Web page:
Based on a short story by Hassan Blasim, The Nightmares of Carlos Fuentes by Rashid Razaq charts the experiences of Salim, an Iraqi refugee who takes on a new identity in London after fleeing persecution in Baghdad.
Carlos Fuentes finds himself marrying a wealthy older woman who takes him under her wing and enthusiastically coaches him for his forthcoming citizenship test. However, he can never really escape the memories of the war-torn country and the family he has left behind to suffer the devastation and, as the nightmares of his past catch up with him, he suddenly finds himself being deported with little recollection of why.
The action takes place between 2006 and 2011, interspersing Salim’s memories and experiences in both Baghdad and London with real, historic footage of world leaders fervently voicing their thoughts on the desperate situation of the time. This, combined with the hellish accounts of Salim’s wife as she struggles alone, highlights the contrast between politics and bloody reality for civilians.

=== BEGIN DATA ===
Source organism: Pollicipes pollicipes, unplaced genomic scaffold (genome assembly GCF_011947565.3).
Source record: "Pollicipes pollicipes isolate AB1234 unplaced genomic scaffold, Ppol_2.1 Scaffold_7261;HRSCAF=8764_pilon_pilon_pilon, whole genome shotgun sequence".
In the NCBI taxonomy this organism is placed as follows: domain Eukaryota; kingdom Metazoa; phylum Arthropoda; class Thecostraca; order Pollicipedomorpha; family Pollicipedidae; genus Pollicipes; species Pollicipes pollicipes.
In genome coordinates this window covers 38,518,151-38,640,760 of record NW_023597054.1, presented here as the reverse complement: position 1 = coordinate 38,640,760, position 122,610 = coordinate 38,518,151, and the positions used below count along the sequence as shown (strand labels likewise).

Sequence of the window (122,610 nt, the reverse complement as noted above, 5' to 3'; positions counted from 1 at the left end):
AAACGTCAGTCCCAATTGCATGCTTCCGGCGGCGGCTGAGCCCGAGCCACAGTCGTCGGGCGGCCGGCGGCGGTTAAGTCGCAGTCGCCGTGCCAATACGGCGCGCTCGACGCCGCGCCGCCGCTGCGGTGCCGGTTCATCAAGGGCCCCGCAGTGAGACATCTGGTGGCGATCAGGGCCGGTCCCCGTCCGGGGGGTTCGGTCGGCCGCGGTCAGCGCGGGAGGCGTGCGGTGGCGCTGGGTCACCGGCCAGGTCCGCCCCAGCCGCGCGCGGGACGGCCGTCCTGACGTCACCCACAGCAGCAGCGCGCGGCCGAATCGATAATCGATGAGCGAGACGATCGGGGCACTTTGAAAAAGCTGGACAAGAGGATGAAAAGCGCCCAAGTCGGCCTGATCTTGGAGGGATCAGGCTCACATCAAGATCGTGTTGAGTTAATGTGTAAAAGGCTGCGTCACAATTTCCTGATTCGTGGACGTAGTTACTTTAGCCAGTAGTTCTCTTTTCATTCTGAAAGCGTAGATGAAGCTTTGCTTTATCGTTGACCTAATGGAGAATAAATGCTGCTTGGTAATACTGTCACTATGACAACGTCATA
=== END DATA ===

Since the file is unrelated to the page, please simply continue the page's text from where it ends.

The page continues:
Despite the grave subject matter, Rashid Razaq’s gem of a script is littered with humour delivered with immaculate timing and panache by Nabil Elouahabi (some may remember him as the equally confused ‘Gary’ in Only Fools and Horses many moons ago). The near-constant, giggle-inducing moments make flashes of seriousness particularly hard-hitting and Elouahabi handles these transitions with ease.
Sympathetic and hard-edged in equal measure, his performance is complemented perfectly by a sultry, forgiving Caroline Langrishe in the role of his second wife, Lydia, and Sara Bahadori and Selva Rasalingam who skilfully double up to play case worker, security guard, Iraqi colleague and wife.
Ellan Parry’s set design is a joy, fluidly depicting hotel rooms in London, bomb-ravaged streets of Baghdad and detention centres as Nicolas Kent’s slick direction ensures the story whips along.
Particularly hard-hitting in the current climate where daily reports from Gaza of violence and massacre have become the norm, this is an enjoyable and thought-provoking piece which, coupled with the delightful surroundings of Dalston’s classy Arcola, should not be missed.
Photo: Selva Rasalingam and Nabil Elouahabi
© Judy Goldhill